Love Packages ensures that people around the globe have Bibles and other Christian reading materials.

In 1999, after reading that the Zambian president said there was no Christian literature in his country, Steven Schmidt wrote that nation’s leader a letter about his missionary outreach Love Packages that sends Bibles and other items around the world.

At the president’s invitation, Schmidt went to the southern African country, where he met with Zambia’s evangelical fellowship.

“The first question was, ‘What kind of Sunday school literature do you have?’ ” Schmidt said.

People looked at each other. Someone finally spoke.

“He said, ‘I don’t know whether I can speak for everybody,’” Schmidt said, “ ‘but as far as I know, there’s not a church in Zambia that has any Sunday school literature.’

“The guy that was sitting beside me said, ‘I’m a bishop. I’m in charge of 700 churches. I can tell you for a fact that most of my pastors don’t have Bibles.’ ”

So over the years, Love Packages has sent literally tons of donated Christian literature to Zambia, and countless additional items to more than 120 other countries, ensuring that Christians worldwide have Bibles, devotionals, magazines and other materials that support their faith.

Sometimes nicknamed “God’s Recycler,” Schmidt helps ship 20 tons (1 million pieces) of donated Christian literature a week overseas through Love Packages, the ministry he founded some 35 years ago.

Operating since 1995 at a former school complex in Butler, about 45 miles south of Springfield, Love Packages accepts new, used and outdated Christian literature and materials.

Americans don’t have a clue how much Christian literature means to nations that don’t have it because “we have so much,” Schmidt said.

“It’s overwhelming the need.”

Moving God’s word

Schmidt and his wife, Jeanie, started Love Packages in 1975 from their basement. A small stack of Christian literature that sat in their dining room became the ministry’s impetus.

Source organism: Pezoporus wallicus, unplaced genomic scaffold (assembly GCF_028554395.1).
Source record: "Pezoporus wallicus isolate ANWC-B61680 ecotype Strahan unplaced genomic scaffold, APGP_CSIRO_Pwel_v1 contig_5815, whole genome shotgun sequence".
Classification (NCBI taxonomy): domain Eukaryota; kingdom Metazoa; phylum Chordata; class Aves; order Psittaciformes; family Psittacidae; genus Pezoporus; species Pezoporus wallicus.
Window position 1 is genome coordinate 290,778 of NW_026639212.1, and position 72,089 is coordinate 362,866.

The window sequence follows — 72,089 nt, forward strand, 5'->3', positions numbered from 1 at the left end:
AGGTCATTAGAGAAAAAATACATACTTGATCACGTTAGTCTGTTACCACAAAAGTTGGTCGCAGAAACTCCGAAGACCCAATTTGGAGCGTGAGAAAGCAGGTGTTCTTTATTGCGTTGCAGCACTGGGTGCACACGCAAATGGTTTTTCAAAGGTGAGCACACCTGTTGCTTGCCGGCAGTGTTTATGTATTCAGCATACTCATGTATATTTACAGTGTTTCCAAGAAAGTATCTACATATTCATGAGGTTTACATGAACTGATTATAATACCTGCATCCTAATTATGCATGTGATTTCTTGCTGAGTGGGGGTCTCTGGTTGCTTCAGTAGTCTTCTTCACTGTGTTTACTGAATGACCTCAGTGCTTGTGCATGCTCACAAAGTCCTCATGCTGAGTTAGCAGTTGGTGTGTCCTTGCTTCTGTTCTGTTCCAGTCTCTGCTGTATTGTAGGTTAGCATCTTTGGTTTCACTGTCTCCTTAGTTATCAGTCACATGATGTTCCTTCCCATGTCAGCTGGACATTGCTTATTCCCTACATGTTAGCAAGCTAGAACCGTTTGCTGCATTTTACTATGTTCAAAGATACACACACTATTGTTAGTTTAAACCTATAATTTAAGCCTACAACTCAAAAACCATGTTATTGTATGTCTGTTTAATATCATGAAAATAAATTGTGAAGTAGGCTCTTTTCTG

“Every time I walked through there, God pointed his finger at me … . He said, ‘Steve, you’re wasting that,’” Schmidt said.

Schmidt wondered where to begin.

He wrote to men overseas asking if they could use Christian literature in English.

The response came quickly. “The letters … said, ‘Yes. We can use as much as you can get here as soon as you can get here,’” Schmidt said.

In the first year of operation, Love Packages shipped 60 boxes of literature to missionaries in four countries.

Love Packages grew from Schmidt’s home to a church and then to its current location. From there, the ministry expects to send out more than 1,000 tons (50 million pieces) in 2011. Since its establishment, Love Packages has sent more than 11,000 tons of literature overseas.

Testimony to the need

In many cases, people around the world can’t afford a Bible, even if one is sold in their country.

“The average income, per person, per year where we send our literature is $200 a year,” Schmidt said. For people earning a dollar a day, a $10 Bible would be a sizeable investment.

Individuals and churches help Love Packages raise support to ship literature overseas. The ministry needs about $200,000 for shipping expenses each year. The outreach sends 20-foot, ocean-going containers to port cities worldwide, with recent shipments going to Nigeria, Tanzania and Guatemala.

The literature the ministry sends is free thanks to donations from individuals, groups and several Christian publishing houses, including David C. Cook in Elgin, Ill., and Urban Ministries Inc. in Calumet City, Ill.

“We get about 7 tons of mail a week,” said Schmidt, including some literature in foreign languages such as Spanish, Chinese and Vietnamese.

Last year, 1,700 volunteers helped with duties such as sorting materials into six categories: Bibles, reference material, Sunday school literature, books and paperbacks, magazines and daily devotionals, and cassettes, tracts and miscellaneous items. Boxes are color-coded with dots so recipients know what’s inside.

Never-ending need

Schmidt once arranged to meet a literature distributor in northeastern India. Schmidt arrived as appointed. His friend did not.

His friend’s delay was caused when 10 men from neighboring Myanmar showed up at the friend’s home because they heard they could get Christian literature that was unavailable in their country. Schmidt’s friend offered them two boxes of materials from Love Packages.

“He said, ‘They sat down in my front room and just began to cry.’ They said, ‘Don’t you understand? We’ve come so far. We’ve walked so far. We’ve walked 15 days. Can’t you give us any Bibles?’” Schmidt said.

That night, Schmidt’s friend stood in front of the congregation, telling them about the men from Myanmar.

“That whole congregation gave their Bibles to these men,” Schmidt said. “That talks volumes about sacrifice and about the hunger that there is.”

Tamara Browning can be reached at 217-788-1534.